Two weddings and no funerals: The Split Open final

originally published on 15 May 2011

Thank God there were only two weddings. Had there been four, we would also have had a funeral.
Branka Marusic

Usually, we like to define debating as the activity that empowers people to speak up, make an argument and try to change the world to the better. At the very least, we are all familiar with the concept of being able to argue any subject on both sides, regardless of our personal taste, and through that experience be able to tolerate other opinions, try and integrate different perspectives into a better version of ‘truth’ or — at the very least — be able to make a decent rebuttal to things we disagree with.

All of that, however, gets lost within the weekend of a debating tournament. It’s all about getting a win, or staying on straight seconds, or the dreaded few minutes during the break announcement where you are wondering if you made it to the out-rounds or if you’ll be drowning your sorrows in the cheap bar that the Convenor has booked for you and the other participants.

The Split Union Open was no different up until the final. Debaters were trying to calculate how many points they needed to break and whether or not they were still in the running, we were going around telling people to dress up for the final so that we looked at least decent, Dino did our tabbing and we figured out the four teams we’d be sending to the final which was to be held in a Roman monument in the heart of the city called the Peristil. We wanted to run a motion that was relevant to the local community, so after ruling out a debate about the destruction of the forests nearby the city to build malls and one about naming streets and squares after war criminals, we decided to have a debate about the gay pride parade. Apparently, there is a movement to organize one in Split which has met fierce opposition from the locals — hence, THBT gay pride parades should only be held with the consent of the local community.

The final venue was right outside the entrance of a church — something that meant that while we were announcing the break, two wedding parties met in front of it and started singing while waving Croatian flags and bottles of Johnnie Walker. Flares were quickly lit and we decided to release the motion hoping the parties will be out of the square soon enough to start the round. Indeed, 25 minutes later, everyone was ready to begin the debate — which had to run quickly, because another party was expected to come out an hour later.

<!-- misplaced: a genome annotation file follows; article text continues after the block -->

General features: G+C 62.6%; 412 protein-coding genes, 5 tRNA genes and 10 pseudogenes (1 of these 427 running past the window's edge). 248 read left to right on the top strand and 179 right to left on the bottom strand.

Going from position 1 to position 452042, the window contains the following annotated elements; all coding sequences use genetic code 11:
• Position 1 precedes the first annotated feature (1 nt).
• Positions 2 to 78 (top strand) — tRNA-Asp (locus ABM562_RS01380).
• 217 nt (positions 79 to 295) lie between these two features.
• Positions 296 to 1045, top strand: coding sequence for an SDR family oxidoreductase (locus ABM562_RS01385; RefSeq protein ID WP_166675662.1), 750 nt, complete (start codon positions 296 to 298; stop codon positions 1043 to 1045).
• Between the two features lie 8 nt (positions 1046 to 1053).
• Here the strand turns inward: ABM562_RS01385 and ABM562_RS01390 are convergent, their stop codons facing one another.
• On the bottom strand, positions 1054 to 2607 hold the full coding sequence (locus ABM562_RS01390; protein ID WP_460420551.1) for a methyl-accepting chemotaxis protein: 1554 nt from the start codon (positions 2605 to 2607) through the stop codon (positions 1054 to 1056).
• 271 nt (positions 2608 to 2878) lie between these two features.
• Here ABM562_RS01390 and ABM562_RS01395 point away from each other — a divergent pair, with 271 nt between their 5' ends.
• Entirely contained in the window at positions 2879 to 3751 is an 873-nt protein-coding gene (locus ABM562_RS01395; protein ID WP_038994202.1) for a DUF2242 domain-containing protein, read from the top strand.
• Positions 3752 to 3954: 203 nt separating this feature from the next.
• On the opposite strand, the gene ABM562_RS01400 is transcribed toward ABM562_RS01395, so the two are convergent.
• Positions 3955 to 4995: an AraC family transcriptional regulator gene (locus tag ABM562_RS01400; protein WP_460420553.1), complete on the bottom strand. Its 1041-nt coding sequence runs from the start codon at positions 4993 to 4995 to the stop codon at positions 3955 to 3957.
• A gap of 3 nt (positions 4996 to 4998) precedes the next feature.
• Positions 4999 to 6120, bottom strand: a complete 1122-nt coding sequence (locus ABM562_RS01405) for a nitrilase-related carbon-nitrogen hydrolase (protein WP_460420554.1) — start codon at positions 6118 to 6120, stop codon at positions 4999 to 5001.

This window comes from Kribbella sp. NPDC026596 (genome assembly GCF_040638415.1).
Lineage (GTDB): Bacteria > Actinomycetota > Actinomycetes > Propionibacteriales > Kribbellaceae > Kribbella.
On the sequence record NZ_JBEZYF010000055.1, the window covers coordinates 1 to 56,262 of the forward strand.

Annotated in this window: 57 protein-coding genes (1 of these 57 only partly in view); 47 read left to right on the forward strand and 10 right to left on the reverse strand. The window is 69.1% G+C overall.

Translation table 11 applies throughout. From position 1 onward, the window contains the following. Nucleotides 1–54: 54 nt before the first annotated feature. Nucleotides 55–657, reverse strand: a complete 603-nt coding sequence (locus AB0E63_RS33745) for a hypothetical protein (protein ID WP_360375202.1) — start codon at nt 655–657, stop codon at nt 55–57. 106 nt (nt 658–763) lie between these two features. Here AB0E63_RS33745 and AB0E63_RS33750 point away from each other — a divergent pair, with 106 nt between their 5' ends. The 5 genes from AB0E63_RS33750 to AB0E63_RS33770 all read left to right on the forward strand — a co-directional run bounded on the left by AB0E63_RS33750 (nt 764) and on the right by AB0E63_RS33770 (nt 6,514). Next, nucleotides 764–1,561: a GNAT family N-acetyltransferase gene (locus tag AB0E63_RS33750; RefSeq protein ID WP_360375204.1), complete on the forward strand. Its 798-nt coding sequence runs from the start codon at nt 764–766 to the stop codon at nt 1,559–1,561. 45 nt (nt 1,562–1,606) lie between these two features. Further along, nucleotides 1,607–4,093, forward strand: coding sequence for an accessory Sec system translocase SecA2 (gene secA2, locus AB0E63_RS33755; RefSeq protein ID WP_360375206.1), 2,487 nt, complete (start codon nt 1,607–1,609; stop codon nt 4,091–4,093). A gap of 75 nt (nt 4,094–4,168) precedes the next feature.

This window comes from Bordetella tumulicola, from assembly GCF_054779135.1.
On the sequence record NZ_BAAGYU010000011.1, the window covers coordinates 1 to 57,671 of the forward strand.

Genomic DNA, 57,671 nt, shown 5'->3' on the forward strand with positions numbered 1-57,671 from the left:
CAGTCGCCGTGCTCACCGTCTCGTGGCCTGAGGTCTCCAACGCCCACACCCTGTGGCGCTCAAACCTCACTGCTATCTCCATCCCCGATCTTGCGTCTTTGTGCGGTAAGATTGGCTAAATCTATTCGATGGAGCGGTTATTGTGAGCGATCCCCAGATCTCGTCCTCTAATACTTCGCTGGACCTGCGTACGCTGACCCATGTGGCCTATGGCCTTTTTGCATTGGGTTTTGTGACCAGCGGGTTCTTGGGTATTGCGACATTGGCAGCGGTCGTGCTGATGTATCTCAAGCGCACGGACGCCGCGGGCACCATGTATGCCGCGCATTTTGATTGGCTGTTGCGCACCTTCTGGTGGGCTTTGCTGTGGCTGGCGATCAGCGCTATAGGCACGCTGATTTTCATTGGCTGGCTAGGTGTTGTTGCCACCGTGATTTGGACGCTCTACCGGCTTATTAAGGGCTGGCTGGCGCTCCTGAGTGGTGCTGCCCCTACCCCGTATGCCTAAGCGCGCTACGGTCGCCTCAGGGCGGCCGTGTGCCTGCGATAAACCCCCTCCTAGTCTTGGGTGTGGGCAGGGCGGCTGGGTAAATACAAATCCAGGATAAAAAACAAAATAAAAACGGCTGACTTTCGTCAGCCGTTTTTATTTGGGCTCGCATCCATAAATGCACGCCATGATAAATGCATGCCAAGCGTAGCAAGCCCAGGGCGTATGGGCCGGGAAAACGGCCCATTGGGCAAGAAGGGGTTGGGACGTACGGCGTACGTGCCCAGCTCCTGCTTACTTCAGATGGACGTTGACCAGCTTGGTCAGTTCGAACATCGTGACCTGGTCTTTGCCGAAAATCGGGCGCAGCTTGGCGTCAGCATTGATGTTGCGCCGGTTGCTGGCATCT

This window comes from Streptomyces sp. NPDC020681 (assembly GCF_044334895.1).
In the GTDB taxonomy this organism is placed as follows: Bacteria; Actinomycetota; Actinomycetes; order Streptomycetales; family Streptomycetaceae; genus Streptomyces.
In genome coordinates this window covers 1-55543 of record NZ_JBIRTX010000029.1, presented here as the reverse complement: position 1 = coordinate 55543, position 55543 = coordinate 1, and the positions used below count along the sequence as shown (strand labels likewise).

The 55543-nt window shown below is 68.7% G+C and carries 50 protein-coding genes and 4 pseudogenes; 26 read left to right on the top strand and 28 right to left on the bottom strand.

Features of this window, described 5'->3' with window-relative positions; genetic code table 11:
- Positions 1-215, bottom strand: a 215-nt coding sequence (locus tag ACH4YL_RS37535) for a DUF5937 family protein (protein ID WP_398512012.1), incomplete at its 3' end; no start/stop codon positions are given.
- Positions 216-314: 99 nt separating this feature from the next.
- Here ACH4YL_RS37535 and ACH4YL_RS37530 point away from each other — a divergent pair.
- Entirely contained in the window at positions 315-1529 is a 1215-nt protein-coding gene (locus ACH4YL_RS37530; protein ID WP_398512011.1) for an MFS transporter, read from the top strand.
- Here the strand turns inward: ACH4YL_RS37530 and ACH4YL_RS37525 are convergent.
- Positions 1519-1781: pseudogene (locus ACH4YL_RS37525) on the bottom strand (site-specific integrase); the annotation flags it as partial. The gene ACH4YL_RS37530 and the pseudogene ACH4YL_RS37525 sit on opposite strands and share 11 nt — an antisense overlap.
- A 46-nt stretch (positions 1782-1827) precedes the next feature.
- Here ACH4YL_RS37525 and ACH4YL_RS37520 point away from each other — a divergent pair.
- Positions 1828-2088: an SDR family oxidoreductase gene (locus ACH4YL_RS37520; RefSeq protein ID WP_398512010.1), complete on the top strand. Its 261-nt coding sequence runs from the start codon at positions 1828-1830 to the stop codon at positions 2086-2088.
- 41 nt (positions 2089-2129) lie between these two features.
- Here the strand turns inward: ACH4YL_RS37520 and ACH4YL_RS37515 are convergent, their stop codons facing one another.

The Prime Minister stood up and mentioned her definitions. The moment she said the words gay pride, a random person wearing a wedding flower on his shirt started yelling at her in the local language. The part that wasn’t that hard to understand was when he shouted ‘fuck gays’ and made his way towards the microphone to repeat his opinion on the issue, to be then taken aside by one of the organizers who was trying to talk some sense into him. At that point, we were angry about the fact that a drunkard was able to get past all of us and yell into the microphone. The point that we figured out that something was going on, was when a few dozens of people sitting at the back of the venue started yelling and shouting with him.

Quickly the situation turned worse: the cursing and booing became louder and louder, especially when Opposition speakers were on the stand. Slurs and threats were thrown against each and every speaker, especially the Deputy Prime Minister who, loud and clear, declared himself gay during his speech. To the best of our knowledge, he isn’t. The participants did their best to outdo the jeering by applauding the debaters — largely unsuccessfuly, as the drunks kept on marching on stage and grabbing the microphone, while one local organizer that was trying to keep them away received a few handsome threats of violence. The worst one was probably someone yelling “I’ll throw a bomb and kill you all.”

When the Opposition Whip started his speech by saying, “I will backstab the Opening Opposition and yell “Being gay is not okay”, he received a loud applause from the drunk crowd. He went on, in a sober voice, to say “imagine if there’s no-one there to say otherwise”, to receive an ovation from the debating crowd. There was no time to congratulate him though, as we had to run away as quickly as possible, as we overheard one of the hecklers calling his friends to come over to beat us up, while the church bells signified the ending of the wedding and a potential disaster at our hands.

Did we manage to change anyone’s opinion? No — far from it. But at least, 8 debaters had the courage to stand up there, speak loud and clear into the microphone, regardless of the side they were on, and challenge the narrow-mindedness of their drunk audience. It was one of the very few BP rounds that managed to do what we claim our sport is all about — and for that, I’m proud to have been involved with the tournament in which this happened and I applaud the locals for trying to promote a culture of dialogue in a city that seems to desparately need it.

For the record, the eight brave debaters that participated in the final were Nika Jelaska, Tvrtko Pater, Dina Salapic, Ana Salapic, Matija Blace, Luka Keller, Damjan Raicevic and Ivana Dimitrijevic. Dina and Ana won the tournament.



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Manos Moschopoulos

Greece, Balkans, migration, politics and football. All opinions my own.